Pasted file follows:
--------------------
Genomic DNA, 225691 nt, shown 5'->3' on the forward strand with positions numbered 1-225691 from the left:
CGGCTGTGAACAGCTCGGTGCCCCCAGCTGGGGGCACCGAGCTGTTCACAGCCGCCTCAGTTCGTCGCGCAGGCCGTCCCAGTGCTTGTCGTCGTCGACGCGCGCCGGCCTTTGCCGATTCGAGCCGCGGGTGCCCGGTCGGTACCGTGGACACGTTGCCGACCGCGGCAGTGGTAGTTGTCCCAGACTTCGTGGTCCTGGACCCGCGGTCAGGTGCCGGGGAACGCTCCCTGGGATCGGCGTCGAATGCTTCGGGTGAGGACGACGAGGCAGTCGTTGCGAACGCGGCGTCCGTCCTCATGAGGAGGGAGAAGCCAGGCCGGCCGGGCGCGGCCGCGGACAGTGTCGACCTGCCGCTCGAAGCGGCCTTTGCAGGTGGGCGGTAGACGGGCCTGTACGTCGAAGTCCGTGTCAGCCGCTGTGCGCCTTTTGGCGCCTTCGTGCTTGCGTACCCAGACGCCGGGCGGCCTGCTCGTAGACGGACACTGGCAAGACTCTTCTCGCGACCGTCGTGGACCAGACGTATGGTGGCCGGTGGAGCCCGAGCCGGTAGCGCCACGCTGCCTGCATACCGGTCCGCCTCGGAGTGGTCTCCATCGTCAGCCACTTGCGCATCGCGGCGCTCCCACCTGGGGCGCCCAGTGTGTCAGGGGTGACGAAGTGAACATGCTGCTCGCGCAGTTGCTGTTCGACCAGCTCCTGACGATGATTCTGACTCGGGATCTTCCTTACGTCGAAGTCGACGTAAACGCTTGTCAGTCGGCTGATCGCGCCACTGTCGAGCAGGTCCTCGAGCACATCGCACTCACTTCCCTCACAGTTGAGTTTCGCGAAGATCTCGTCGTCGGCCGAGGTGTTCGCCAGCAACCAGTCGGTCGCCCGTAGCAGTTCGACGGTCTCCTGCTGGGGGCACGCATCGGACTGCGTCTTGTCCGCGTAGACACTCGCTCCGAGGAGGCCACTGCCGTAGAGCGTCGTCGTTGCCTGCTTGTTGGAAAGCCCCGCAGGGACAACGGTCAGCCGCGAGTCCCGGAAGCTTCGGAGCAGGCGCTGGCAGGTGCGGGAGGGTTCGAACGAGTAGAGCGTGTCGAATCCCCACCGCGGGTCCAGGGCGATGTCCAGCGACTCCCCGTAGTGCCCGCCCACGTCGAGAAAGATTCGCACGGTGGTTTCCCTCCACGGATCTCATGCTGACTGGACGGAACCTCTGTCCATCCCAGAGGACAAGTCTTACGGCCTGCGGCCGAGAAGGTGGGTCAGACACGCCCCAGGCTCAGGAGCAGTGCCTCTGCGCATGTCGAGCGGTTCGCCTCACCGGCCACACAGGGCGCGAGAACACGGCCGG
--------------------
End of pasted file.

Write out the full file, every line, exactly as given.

Genomic DNA, 225691 nt, shown 5'->3' on the forward strand with positions numbered 1-225691 from the left:
CGGCTGTGAACAGCTCGGTGCCCCCAGCTGGGGGCACCGAGCTGTTCACAGCCGCCTCAGTTCGTCGCGCAGGCCGTCCCAGTGCTTGTCGTCGTCGACGCGCGCCGGCCTTTGCCGATTCGAGCCGCGGGTGCCCGGTCGGTACCGTGGACACGTTGCCGACCGCGGCAGTGGTAGTTGTCCCAGACTTCGTGGTCCTGGACCCGCGGTCAGGTGCCGGGGAACGCTCCCTGGGATCGGCGTCGAATGCTTCGGGTGAGGACGACGAGGCAGTCGTTGCGAACGCGGCGTCCGTCCTCATGAGGAGGGAGAAGCCAGGCCGGCCGGGCGCGGCCGCGGACAGTGTCGACCTGCCGCTCGAAGCGGCCTTTGCAGGTGGGCGGTAGACGGGCCTGTACGTCGAAGTCCGTGTCAGCCGCTGTGCGCCTTTTGGCGCCTTCGTGCTTGCGTACCCAGACGCCGGGCGGCCTGCTCGTAGACGGACACTGGCAAGACTCTTCTCGCGACCGTCGTGGACCAGACGTATGGTGGCCGGTGGAGCCCGAGCCGGTAGCGCCACGCTGCCTGCATACCGGTCCGCCTCGGAGTGGTCTCCATCGTCAGCCACTTGCGCATCGCGGCGCTCCCACCTGGGGCGCCCAGTGTGTCAGGGGTGACGAAGTGAACATGCTGCTCGCGCAGTTGCTGTTCGACCAGCTCCTGACGATGATTCTGACTCGGGATCTTCCTTACGTCGAAGTCGACGTAAACGCTTGTCAGTCGGCTGATCGCGCCACTGTCGAGCAGGTCCTCGAGCACATCGCACTCACTTCCCTCACAGTTGAGTTTCGCGAAGATCTCGTCGTCGGCCGAGGTGTTCGCCAGCAACCAGTCGGTCGCCCGTAGCAGTTCGACGGTCTCCTGCTGGGGGCACGCATCGGACTGCGTCTTGTCCGCGTAGACACTCGCTCCGAGGAGGCCACTGCCGTAGAGCGTCGTCGTTGCCTGCTTGTTGGAAAGCCCCGCAGGGACAACGGTCAGCCGCGAGTCCCGGAAGCTTCGGAGCAGGCGCTGGCAGGTGCGGGAGGGTTCGAACGAGTAGAGCGTGTCGAATCCCCACCGCGGGTCCAGGGCGATGTCCAGCGACTCCCCGTAGTGCCCGCCCACGTCGAGAAAGATTCGCACGGTGGTTTCCCTCCACGGATCTCATGCTGACTGGACGGAACCTCTGTCCATCCCAGAGGACAAGTCTTACGGCCTGCGGCCGAGAAGGTGGGTCAGACACGCCCCAGGCTCAGGAGCAGTGCCTCTGCGCATGTCGAGCGGTTCGCCTCACCGGCCACACAGGGCGCGAGAACACGGCCGG